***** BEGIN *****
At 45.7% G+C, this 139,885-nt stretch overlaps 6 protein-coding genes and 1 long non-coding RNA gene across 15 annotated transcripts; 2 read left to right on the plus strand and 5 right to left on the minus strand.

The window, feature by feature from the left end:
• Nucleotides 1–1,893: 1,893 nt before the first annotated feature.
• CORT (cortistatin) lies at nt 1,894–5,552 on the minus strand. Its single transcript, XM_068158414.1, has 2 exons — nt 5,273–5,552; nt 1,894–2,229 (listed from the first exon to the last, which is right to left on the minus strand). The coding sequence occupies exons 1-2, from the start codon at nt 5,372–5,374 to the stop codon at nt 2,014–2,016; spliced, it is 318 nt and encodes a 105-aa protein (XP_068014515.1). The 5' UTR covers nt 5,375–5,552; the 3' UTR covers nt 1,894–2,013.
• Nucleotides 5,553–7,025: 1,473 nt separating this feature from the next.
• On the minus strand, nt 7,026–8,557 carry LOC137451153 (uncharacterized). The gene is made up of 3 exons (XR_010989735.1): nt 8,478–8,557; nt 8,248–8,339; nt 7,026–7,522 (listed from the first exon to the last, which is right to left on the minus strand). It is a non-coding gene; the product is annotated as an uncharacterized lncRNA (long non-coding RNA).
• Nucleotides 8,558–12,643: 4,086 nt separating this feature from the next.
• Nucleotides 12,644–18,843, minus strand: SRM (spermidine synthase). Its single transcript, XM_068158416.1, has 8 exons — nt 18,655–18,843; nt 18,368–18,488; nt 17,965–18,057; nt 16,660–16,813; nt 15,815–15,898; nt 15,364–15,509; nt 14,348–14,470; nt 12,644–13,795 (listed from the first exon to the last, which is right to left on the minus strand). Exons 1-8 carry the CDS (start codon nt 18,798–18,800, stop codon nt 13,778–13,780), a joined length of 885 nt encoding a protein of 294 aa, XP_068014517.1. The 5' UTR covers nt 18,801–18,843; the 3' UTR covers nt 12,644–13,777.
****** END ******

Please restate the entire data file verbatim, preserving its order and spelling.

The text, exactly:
At 45.7% G+C, this 139,885-nt stretch overlaps 6 protein-coding genes and 1 long non-coding RNA gene across 15 annotated transcripts; 2 read left to right on the plus strand and 5 right to left on the minus strand.

The window, feature by feature from the left end:
• Nucleotides 1–1,893: 1,893 nt before the first annotated feature.
• CORT (cortistatin) lies at nt 1,894–5,552 on the minus strand. Its single transcript, XM_068158414.1, has 2 exons — nt 5,273–5,552; nt 1,894–2,229 (listed from the first exon to the last, which is right to left on the minus strand). The coding sequence occupies exons 1-2, from the start codon at nt 5,372–5,374 to the stop codon at nt 2,014–2,016; spliced, it is 318 nt and encodes a 105-aa protein (XP_068014515.1). The 5' UTR covers nt 5,375–5,552; the 3' UTR covers nt 1,894–2,013.
• Nucleotides 5,553–7,025: 1,473 nt separating this feature from the next.
• On the minus strand, nt 7,026–8,557 carry LOC137451153 (uncharacterized). The gene is made up of 3 exons (XR_010989735.1): nt 8,478–8,557; nt 8,248–8,339; nt 7,026–7,522 (listed from the first exon to the last, which is right to left on the minus strand). It is a non-coding gene; the product is annotated as an uncharacterized lncRNA (long non-coding RNA).
• Nucleotides 8,558–12,643: 4,086 nt separating this feature from the next.
• Nucleotides 12,644–18,843, minus strand: SRM (spermidine synthase). Its single transcript, XM_068158416.1, has 8 exons — nt 18,655–18,843; nt 18,368–18,488; nt 17,965–18,057; nt 16,660–16,813; nt 15,815–15,898; nt 15,364–15,509; nt 14,348–14,470; nt 12,644–13,795 (listed from the first exon to the last, which is right to left on the minus strand). Exons 1-8 carry the CDS (start codon nt 18,798–18,800, stop codon nt 13,778–13,780), a joined length of 885 nt encoding a protein of 294 aa, XP_068014517.1. The 5' UTR covers nt 18,801–18,843; the 3' UTR covers nt 12,644–13,777.